HB590—Declares that most federal grants are unconstitutional and establishes a committee to look at federal grants which are currently being received by the state and to make recommendations on which can be replaced with state and local taxes and which should just be cancelled. Passed on a voice vote. This bill had previously been voted on in House with a roll call. In the earlier vote, Rep. Belanger and Flanagan voted to pass. Rep. Gargasz voted to defeat. Rep. Drisko did not vote.
HCR19—Declares that the NH legislature has the legal power to declare federal laws, court decisions and Presidential Executive Orders to be unconstitutional. The vote was 242-109. Rep. Belanger and Flanagan voted to pass. Rep. Gargasz voted to defeat. Rep. Drisko did not vote.
Hearings for Tuesday, April 5th
Senate Commerce Committee
HB474—”Right to work” Prohibits collective bargaining agreements in which employees are required to join a union. Reps Hall 9:00am.
Senate Education Committee
HB542—States that parents can not be required to send their children to schools which they are “conscientiously opposed” to. Effectively eliminates the requirement that parents provide an education for their children. This bill passed the House 197-148. LOB room 103 1:30pm.
Hearings for Thursday, April 7th
Senate Judiciary Committee (Sen. Luther is a member of this Committee)
HB210—Current law states that when someone is threatened, they must retreat if they may safely do so, as opposed to using deadly force to defend themselves (which is allowed if retreating is not completely safe). This bill would remove that requirement, thus allowing people to use deadly force to defend themselves against perceived threats even if they have they option of retreating from the situation in complete safety. This bill was passed by the House 270-92. LOB room 101 1:15pm.
HB524—Exempting prisoners who were convicted of violent and sexual offenses from the early release program (known as SB500). Similar to SB52 which passed the Senate. This bill passed the House 264-97. LOB room 101 1:45pm.
Hearings for Tuesday, April 12th
House Commerce and Consumer Affairs Committee
SB57—Increasing the maximum interest rate on payday loans from 36% to 300%. This bill passed the Senate 17-6. LOB room 302 10:30am.
Hearings for Thursday, April 14th
Senate Health and Human Services Committee
HB442—Legalizing the use of medical marijuana. This bill passed the House 221-91. Statehouse room 100 1:00pm.
HB295—Allowing the use of long-term antibiotics for the treatment of Lyme disease. This bill passed the House on a voice vote. Statehouse room 100 2:00pm.
Where to find more information
The New Hampshire legislature web site is www.gencourt.state.nh.us. Here, you can find the full text of all bills, find the full list of sponsors of bills and see more detailed status. If you have questions about how to use the state website, we would be glad to help. Just email us at email@example.com.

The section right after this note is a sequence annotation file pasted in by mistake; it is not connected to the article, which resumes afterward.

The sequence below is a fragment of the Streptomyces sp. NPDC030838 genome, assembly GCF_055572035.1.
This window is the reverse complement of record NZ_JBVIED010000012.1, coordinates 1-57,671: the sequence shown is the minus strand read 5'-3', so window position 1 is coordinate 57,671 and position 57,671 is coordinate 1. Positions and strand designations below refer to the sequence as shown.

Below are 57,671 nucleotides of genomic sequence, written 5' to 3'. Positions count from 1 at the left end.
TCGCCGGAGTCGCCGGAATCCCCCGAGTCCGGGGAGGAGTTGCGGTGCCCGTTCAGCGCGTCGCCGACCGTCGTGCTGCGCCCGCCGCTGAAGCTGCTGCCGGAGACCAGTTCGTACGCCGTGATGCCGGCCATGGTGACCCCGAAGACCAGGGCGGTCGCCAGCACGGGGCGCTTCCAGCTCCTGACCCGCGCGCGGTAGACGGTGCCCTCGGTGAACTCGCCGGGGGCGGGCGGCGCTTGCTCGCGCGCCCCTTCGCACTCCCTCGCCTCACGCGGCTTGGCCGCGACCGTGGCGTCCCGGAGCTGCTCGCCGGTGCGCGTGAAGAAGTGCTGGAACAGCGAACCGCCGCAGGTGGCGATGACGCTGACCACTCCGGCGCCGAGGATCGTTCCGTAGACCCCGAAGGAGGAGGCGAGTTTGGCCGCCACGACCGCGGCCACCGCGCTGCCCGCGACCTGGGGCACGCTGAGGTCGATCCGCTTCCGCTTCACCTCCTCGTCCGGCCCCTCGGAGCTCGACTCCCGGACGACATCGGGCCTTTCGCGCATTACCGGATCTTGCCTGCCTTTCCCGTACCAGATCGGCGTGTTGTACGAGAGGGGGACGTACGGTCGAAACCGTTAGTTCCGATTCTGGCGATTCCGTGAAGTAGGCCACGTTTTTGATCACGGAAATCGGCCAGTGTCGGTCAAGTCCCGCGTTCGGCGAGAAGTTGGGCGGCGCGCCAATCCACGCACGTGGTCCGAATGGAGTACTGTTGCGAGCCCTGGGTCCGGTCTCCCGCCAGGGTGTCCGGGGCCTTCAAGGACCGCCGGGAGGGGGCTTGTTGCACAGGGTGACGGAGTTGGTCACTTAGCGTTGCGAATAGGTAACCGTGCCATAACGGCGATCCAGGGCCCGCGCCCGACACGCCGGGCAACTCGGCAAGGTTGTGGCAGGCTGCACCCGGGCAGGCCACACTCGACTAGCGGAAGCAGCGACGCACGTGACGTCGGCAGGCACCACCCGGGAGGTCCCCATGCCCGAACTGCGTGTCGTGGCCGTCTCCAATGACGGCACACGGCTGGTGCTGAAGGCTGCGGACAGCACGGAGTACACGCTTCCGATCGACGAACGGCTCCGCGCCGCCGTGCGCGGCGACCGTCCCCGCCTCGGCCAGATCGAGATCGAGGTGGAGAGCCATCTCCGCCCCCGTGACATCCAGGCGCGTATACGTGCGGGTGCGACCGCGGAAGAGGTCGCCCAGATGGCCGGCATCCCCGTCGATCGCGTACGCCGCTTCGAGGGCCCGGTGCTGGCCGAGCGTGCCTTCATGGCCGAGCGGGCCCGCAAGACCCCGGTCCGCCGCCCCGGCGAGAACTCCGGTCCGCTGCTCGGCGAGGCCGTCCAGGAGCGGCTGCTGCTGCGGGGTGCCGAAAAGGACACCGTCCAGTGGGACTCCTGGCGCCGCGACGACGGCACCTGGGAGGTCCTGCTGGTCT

Terms and Abbreviations
ITL means “Inexpedient To Legislate”. If the full House or full Senate votes to ITL a bill, then the bill is defeated.
OTP means “Ought to Pass” meaning that a committee is recommending that a bill be passed.
Consent Calendar: If a bill receives a unanimous recommendation from a committee, the committee may place the bill on the Consent Calendar. When full House meets, the first vote taken is to approve all recommendations on all bills in the consent calendar. This allows the House to quickly dispense with non-controversial bills and move on to topics that need discussion. If any legislator requests that a bill be removed from the consent calendar, then it will be removed and it will be brought up for discussion and a vote along with the other non-consent calendar bills.
Resolutions: Sometimes the House, the Senate or both will pass resolutions. These are just public statements of opinion or interest, but they have no legal standing. It is similar to issuing a press release. HCR is a House resolution. HJR is a joint resolution (both House and Senate) that originates in the House.
LOB refers to the Legislative Office Building, which is immediately behind the statehouse. Most committee hearings are held in this building.
Reps Hall refers to Representatives Hall in the Statehouse where the House of Representatives meetings. This room is used for hearings that are expected to be very large.
“Retained” means that a Committee has voted to keep a bill until next year. Next year, any bills that have been retained must be sent to the full House/Senate for a vote. Any bill that does not get retained must be sent to the full House/Senate for vote by Crossover or the end of the session.
“Crossover” is March 31st. The House will vote on all bills introduced in the House by this date except for bills that have been retained until next year. Similarly, the Senate will vote on all bills introduced into the Senate by this date except for bills that are being retained until next year.